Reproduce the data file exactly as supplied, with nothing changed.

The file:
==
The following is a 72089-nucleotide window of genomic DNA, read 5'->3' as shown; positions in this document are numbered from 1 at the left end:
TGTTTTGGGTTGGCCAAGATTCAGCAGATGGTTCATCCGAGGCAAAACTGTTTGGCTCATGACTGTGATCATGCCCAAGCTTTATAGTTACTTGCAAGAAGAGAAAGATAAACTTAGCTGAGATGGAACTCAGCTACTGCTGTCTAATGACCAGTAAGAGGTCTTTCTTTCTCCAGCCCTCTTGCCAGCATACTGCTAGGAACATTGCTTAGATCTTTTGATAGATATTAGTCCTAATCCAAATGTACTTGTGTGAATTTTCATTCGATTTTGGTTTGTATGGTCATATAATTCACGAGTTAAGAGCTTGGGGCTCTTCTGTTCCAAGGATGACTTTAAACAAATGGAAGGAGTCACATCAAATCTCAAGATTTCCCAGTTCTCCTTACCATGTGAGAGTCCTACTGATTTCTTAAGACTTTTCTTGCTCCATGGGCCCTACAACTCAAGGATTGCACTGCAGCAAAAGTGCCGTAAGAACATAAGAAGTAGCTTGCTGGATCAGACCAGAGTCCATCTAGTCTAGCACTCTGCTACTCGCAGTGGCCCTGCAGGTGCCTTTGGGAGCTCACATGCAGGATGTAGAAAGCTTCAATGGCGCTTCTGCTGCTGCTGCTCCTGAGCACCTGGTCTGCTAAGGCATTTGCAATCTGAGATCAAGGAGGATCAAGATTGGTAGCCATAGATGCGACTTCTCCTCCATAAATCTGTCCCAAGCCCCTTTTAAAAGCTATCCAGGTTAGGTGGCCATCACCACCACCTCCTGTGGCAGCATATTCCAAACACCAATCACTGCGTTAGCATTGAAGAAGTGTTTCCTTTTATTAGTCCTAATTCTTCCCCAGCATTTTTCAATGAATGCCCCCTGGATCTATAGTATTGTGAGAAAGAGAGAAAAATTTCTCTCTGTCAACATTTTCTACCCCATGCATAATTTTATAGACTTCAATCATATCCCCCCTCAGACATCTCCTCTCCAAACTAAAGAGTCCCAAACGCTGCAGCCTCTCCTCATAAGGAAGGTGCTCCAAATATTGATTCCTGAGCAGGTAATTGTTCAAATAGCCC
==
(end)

The following is a 72089-nucleotide window of genomic DNA, read 5'->3' as shown; positions in this document are numbered from 1 at the left end:
TGTTTTGGGTTGGCCAAGATTCAGCAGATGGTTCATCCGAGGCAAAACTGTTTGGCTCATGACTGTGATCATGCCCAAGCTTTATAGTTACTTGCAAGAAGAGAAAGATAAACTTAGCTGAGATGGAACTCAGCTACTGCTGTCTAATGACCAGTAAGAGGTCTTTCTTTCTCCAGCCCTCTTGCCAGCATACTGCTAGGAACATTGCTTAGATCTTTTGATAGATATTAGTCCTAATCCAAATGTACTTGTGTGAATTTTCATTCGATTTTGGTTTGTATGGTCATATAATTCACGAGTTAAGAGCTTGGGGCTCTTCTGTTCCAAGGATGACTTTAAACAAATGGAAGGAGTCACATCAAATCTCAAGATTTCCCAGTTCTCCTTACCATGTGAGAGTCCTACTGATTTCTTAAGACTTTTCTTGCTCCATGGGCCCTACAACTCAAGGATTGCACTGCAGCAAAAGTGCCGTAAGAACATAAGAAGTAGCTTGCTGGATCAGACCAGAGTCCATCTAGTCTAGCACTCTGCTACTCGCAGTGGCCCTGCAGGTGCCTTTGGGAGCTCACATGCAGGATGTAGAAAGCTTCAATGGCGCTTCTGCTGCTGCTGCTCCTGAGCACCTGGTCTGCTAAGGCATTTGCAATCTGAGATCAAGGAGGATCAAGATTGGTAGCCATAGATGCGACTTCTCCTCCATAAATCTGTCCCAAGCCCCTTTTAAAAGCTATCCAGGTTAGGTGGCCATCACCACCACCTCCTGTGGCAGCATATTCCAAACACCAATCACTGCGTTAGCATTGAAGAAGTGTTTCCTTTTATTAGTCCTAATTCTTCCCCAGCATTTTTCAATGAATGCCCCCTGGATCTATAGTATTGTGAGAAAGAGAGAAAAATTTCTCTCTGTCAACATTTTCTACCCCATGCATAATTTTATAGACTTCAATCATATCCCCCCTCAGACATCTCCTCTCCAAACTAAAGAGTCCCAAACGCTGCAGCCTCTCCTCATAAGGAAGGTGCTCCAAATATTGATTCCTGAGCAGGTAATTGTTCAAATAGCCC